LogBook entry & review by Earl Green Read More

The Power Of Three

Doctor WhoThe Doctor returns to Earth to discover that black cubes have appeared all over the planet, mystifying the entire world: is it an alien attack or some kind of viral marketing ploy? When the cubes show no sign of activity, the Doctor decides to move in with Amy and Rory to observe the cubes over time. The cubes’ inactivity – and his own – drives the Doctor to distraction. Even when Rory’s dad Brian pitches in to observe the cubes, the cubes do nothing. The Doctor is surprised when UNIT arrives to question him, led by Kate Stewart – Brigadier Lethbridge-Stewart’s daughter. When they do awaken, the cubes’ behavior ranges from benign to deadly to baffling, and the attention of the entire human race is riveted – which is exactly what the mind behind the cubes wants. The slow invasion of Earth is about to speed up, and even the Doctor can’t stop it.

Order the DVDDownload this episodewritten by Chris Chibnall
directed by Douglas MacKinnon
music by Murray Gold

Cast: Matt Smith (The Doctor), Karen Gillan (Amy Pond), Arthur Darvill (Rory Williams), Mark Williams (Brian Williams), Jemma Redgrave (Kate Stewart), Steven Berkoff (Shakri), Selva Rasalingam (Ranjit), Alice O’Connell (Laura), Peter Cartwright (Arnold Underwood), David Beck (Orderly 1), Daniel Beck (Orderly 2), David Hartley (UNIT Researcher), Professor Brian Cox (himself)

Doctor WhoNotes: The character of Kate Stewart was established in the 1995 direct-to-video spinoff Downtime, on which occasion she was played by Beverley Cressman. At that point, Kate showed no interest in UNIT, though obviously her priorities changed, perhaps as a result of UNIT’s intervention in the Yeti incursion at NeWorld University in that story. (It’s entirely possible that the two iterations of Kate Stewart weren’t meant to be the same person, but for those who like a wider Doctor Who universe, nothing in either this episode or Downtime directly contradicts the other story.) It is strongly implied that Kate has reformed UNIT somewhat (previous Doctor Who and Torchwood episodes had depicted UNIT becoming more ruthlessly militaristic).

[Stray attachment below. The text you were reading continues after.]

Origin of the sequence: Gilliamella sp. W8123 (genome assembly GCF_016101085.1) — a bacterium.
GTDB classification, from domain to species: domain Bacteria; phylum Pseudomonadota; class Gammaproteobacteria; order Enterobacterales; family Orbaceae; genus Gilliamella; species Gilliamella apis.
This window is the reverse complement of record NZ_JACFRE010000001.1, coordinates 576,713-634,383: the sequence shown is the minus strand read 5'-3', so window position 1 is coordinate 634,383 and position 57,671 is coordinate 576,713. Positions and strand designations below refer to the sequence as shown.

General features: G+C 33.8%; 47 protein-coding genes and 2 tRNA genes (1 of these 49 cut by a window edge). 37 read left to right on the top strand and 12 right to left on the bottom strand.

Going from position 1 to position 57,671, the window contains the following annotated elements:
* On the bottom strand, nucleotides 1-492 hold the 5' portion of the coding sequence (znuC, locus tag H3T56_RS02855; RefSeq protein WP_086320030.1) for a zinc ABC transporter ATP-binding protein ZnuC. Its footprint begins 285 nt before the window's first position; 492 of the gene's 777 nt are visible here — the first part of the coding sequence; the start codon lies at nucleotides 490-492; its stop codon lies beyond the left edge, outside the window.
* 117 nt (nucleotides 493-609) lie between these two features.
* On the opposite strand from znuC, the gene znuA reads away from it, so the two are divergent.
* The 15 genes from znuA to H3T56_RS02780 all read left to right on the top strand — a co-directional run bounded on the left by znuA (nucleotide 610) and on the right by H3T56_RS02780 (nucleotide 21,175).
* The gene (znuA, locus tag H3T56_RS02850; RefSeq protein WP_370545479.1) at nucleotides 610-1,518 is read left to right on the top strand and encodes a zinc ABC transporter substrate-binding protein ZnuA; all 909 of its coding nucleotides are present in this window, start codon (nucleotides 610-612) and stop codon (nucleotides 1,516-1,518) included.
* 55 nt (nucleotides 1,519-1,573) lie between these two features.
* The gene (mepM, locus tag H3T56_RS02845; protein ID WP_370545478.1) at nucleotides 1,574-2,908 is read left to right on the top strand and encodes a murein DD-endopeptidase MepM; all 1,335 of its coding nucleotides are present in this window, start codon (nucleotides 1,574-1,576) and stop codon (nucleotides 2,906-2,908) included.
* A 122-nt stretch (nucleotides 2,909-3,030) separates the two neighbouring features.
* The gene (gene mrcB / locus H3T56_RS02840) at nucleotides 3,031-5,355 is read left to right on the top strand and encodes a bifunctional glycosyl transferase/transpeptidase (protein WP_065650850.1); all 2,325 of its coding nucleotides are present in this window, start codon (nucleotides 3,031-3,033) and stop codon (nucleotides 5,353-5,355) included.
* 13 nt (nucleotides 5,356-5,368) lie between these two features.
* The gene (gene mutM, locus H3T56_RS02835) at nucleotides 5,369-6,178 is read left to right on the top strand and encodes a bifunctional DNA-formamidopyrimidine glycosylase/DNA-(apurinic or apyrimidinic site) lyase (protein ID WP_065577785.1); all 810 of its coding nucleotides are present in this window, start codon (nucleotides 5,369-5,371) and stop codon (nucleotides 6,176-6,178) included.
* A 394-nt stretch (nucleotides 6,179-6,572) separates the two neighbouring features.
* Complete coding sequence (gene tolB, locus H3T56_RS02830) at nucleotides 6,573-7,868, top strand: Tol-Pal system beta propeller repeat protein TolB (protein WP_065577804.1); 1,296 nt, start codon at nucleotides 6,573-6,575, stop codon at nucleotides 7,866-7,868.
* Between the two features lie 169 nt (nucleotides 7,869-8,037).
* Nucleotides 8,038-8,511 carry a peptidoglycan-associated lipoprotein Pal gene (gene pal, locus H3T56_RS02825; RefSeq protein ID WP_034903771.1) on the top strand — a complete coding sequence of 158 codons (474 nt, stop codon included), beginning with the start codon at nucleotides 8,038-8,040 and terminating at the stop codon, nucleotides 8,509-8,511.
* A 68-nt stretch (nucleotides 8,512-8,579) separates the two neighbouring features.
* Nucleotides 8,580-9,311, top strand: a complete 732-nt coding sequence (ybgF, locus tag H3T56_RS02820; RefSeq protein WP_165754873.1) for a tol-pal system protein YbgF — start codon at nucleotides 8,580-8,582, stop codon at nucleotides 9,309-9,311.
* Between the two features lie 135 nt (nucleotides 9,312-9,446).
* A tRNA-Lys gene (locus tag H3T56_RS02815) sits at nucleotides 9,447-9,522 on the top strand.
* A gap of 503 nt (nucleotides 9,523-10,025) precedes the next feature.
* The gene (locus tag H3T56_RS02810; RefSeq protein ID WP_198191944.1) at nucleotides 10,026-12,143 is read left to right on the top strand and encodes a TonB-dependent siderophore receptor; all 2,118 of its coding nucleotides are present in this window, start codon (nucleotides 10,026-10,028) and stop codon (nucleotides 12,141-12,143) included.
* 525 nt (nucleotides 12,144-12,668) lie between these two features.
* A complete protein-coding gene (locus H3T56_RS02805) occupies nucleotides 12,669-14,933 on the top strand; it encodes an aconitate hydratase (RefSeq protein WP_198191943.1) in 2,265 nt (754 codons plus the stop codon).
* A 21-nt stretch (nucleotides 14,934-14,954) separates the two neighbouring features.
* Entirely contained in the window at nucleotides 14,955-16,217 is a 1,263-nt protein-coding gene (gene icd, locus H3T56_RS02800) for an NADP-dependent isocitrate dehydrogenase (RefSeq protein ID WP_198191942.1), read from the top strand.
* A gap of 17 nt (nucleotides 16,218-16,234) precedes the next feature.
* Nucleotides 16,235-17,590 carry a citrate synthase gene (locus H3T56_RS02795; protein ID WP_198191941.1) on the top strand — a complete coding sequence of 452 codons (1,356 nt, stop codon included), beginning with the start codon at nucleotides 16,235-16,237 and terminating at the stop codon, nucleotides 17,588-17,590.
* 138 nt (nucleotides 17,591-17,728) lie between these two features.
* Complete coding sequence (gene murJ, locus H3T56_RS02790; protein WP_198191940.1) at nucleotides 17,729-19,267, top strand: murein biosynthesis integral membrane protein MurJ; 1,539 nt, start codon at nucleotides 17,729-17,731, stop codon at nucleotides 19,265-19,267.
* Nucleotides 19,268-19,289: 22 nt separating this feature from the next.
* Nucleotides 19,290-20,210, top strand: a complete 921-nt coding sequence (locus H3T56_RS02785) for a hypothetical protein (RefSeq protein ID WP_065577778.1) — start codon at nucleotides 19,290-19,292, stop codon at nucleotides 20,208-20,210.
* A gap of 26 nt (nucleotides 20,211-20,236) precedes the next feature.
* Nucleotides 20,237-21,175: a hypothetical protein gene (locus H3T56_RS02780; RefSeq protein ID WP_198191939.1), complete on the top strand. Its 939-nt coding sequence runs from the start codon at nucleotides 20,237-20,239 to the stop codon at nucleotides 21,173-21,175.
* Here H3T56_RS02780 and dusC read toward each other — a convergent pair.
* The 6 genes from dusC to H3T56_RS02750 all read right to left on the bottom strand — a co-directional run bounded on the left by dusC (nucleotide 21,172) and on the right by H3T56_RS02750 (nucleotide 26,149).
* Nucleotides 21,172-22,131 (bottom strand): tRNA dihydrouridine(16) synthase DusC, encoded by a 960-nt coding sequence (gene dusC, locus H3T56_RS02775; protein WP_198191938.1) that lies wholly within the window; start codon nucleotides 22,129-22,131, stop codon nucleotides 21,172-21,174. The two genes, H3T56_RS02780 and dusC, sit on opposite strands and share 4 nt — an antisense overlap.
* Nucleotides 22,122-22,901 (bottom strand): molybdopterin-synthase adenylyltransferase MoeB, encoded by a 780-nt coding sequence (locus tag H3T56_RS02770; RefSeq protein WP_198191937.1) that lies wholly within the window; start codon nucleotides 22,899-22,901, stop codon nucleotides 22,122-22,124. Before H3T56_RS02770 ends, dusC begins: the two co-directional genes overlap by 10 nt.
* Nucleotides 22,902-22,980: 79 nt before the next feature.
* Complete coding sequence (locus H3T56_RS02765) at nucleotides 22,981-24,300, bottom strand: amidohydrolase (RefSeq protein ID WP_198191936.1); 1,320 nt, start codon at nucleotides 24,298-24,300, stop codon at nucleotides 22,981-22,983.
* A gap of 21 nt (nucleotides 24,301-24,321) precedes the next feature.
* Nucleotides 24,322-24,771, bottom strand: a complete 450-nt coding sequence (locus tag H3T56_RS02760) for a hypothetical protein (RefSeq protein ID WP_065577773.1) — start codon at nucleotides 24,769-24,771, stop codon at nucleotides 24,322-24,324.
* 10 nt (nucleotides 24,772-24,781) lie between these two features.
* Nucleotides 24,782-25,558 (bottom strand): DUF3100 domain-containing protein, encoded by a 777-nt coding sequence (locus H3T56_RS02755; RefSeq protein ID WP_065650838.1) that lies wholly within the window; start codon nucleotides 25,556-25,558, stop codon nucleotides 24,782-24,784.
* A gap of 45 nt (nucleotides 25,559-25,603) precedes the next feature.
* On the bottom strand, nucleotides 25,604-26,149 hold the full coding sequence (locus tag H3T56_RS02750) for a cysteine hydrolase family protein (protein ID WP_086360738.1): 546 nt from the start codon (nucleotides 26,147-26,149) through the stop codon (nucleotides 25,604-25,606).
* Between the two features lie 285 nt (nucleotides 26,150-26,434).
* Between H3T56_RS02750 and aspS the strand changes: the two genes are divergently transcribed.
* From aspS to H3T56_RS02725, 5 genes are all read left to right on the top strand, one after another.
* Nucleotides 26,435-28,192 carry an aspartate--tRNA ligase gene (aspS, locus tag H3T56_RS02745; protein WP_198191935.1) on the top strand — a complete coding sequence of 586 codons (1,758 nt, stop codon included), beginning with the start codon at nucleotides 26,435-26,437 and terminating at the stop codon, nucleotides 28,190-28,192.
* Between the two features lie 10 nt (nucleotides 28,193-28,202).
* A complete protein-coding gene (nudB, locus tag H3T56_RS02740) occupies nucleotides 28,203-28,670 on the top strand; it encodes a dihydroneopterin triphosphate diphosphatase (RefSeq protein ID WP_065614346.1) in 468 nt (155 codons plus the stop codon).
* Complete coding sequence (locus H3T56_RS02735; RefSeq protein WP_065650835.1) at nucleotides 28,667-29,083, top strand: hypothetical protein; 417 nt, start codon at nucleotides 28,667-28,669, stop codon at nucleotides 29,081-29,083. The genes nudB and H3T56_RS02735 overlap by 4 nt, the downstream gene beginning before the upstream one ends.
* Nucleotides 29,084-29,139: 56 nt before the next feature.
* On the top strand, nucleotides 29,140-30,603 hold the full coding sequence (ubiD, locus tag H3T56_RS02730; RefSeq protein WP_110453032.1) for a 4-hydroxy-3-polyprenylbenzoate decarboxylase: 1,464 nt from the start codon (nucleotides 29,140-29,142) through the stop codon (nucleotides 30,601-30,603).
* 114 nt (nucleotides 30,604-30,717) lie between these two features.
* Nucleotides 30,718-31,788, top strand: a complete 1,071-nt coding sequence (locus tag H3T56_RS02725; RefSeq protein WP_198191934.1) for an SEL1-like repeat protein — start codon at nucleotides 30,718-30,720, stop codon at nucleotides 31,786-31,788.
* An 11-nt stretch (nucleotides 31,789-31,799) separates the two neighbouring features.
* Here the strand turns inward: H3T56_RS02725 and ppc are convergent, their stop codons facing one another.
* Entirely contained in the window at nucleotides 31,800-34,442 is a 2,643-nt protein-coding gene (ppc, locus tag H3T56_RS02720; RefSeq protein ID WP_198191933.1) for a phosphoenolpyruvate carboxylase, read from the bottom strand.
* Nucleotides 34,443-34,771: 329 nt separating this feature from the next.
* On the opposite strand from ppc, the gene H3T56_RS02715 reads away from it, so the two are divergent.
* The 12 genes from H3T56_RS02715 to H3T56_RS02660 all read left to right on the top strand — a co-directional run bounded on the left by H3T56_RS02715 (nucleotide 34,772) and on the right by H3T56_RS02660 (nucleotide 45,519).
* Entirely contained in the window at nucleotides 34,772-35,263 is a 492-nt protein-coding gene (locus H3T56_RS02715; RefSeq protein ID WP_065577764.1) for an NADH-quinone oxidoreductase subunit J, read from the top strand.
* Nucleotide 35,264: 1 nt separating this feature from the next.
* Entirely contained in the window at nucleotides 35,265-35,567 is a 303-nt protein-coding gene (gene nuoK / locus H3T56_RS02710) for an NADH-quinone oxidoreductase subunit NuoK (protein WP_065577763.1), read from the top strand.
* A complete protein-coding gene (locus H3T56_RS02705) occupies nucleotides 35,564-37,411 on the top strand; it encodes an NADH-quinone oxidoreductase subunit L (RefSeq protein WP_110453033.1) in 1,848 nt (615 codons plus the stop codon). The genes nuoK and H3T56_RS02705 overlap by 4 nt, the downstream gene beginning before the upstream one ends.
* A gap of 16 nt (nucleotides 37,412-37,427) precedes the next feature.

Original title: Cubed

LogBook entry & review by Earl Green Read More

The Angels Take Manhattan

Doctor WhoA visit to modern-day New York City takes an unexpected twist. While Rory goes for lunch, the Doctor and Amy realize that the mystery novel that the Doctor is reading was, in fact, written by River Song, and describes Rory’s sudden abduction through time into the 1920s. The Doctor and Amy follow, discovering that River has become embroiled in shady dealings with a sinister collector of statues who happen to be Weeping Angels. Even the Statue of Liberty stalks the streets of New York at night. After escaping their immediate predicament, they find Rory – in his 80s, dying in a hotel room – even though they’ve rescued the younger Rory. It seems that he is fated to die, the temporal energy from his time travels feeding the Angels of New York. Amy and Rory take drastic steps – and, the Doctor warns, very ill-advised ones – to end the Angels’ reign by creating a dangerous paradox in their personal history. But this time, even the Time Lord can’t help his friends escape their inevitable fate.

Order the DVDDownload this episodewritten by Steven Moffat
directed by Nick Hurran
music by Murray Gold

Cast: Matt Smith (The Doctor), Karen Gillan (Amy Pond), Arthur Darvill (Rory Williams), Alex Kingston (River Song), Mike McShane (Grayle), Rob David (Sam Garner), Bently Kalu (Hood), Doctor WhoOzzie Yue (Foreman), Burnell Tucker (Old Garner), Zac Fox (Photoshoot PA)

Notes: This episode, featuring the long-anticipated, heavily-hyped exit of Rory and Amy, is the end of “Series 7A” (a term coined by the production team; following the Christmas episode, the remainder of the season aired in 2013). Location filming was done in New York, the second time a Doctor Who film crew, complete with the show’s stars, has filmed on location in the United States.

LogBook entry & review by Earl Green Read More